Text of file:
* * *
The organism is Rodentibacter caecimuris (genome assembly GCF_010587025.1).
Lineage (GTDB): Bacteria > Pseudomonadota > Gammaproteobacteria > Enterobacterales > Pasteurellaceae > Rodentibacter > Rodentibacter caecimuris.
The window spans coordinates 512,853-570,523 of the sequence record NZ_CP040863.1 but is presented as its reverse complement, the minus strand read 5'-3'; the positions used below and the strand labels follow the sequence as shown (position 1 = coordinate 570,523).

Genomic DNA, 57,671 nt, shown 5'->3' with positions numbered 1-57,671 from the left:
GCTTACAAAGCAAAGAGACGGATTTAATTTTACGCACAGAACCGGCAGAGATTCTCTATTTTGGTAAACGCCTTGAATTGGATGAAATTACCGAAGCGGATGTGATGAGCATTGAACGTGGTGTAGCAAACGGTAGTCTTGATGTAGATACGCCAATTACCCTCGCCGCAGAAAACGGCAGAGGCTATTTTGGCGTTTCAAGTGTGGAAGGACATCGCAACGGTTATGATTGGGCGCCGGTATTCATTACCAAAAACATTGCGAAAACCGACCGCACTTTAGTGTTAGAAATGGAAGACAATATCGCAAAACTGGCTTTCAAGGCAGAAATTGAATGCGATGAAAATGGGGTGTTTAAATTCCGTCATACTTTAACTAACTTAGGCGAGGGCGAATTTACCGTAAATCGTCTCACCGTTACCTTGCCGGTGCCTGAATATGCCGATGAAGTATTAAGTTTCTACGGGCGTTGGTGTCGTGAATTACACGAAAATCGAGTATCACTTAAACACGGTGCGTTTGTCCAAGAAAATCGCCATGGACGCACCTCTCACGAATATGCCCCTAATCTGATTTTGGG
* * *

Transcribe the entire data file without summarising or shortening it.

The organism is Rodentibacter caecimuris (genome assembly GCF_010587025.1).
Lineage (GTDB): Bacteria > Pseudomonadota > Gammaproteobacteria > Enterobacterales > Pasteurellaceae > Rodentibacter > Rodentibacter caecimuris.
The window spans coordinates 512,853-570,523 of the sequence record NZ_CP040863.1 but is presented as its reverse complement, the minus strand read 5'-3'; the positions used below and the strand labels follow the sequence as shown (position 1 = coordinate 570,523).

Genomic DNA, 57,671 nt, shown 5'->3' with positions numbered 1-57,671 from the left:
GCTTACAAAGCAAAGAGACGGATTTAATTTTACGCACAGAACCGGCAGAGATTCTCTATTTTGGTAAACGCCTTGAATTGGATGAAATTACCGAAGCGGATGTGATGAGCATTGAACGTGGTGTAGCAAACGGTAGTCTTGATGTAGATACGCCAATTACCCTCGCCGCAGAAAACGGCAGAGGCTATTTTGGCGTTTCAAGTGTGGAAGGACATCGCAACGGTTATGATTGGGCGCCGGTATTCATTACCAAAAACATTGCGAAAACCGACCGCACTTTAGTGTTAGAAATGGAAGACAATATCGCAAAACTGGCTTTCAAGGCAGAAATTGAATGCGATGAAAATGGGGTGTTTAAATTCCGTCATACTTTAACTAACTTAGGCGAGGGCGAATTTACCGTAAATCGTCTCACCGTTACCTTGCCGGTGCCTGAATATGCCGATGAAGTATTAAGTTTCTACGGGCGTTGGTGTCGTGAATTACACGAAAATCGAGTATCACTTAAACACGGTGCGTTTGTCCAAGAAAATCGCCATGGACGCACCTCTCACGAATATGCCCCTAATCTGATTTTGGG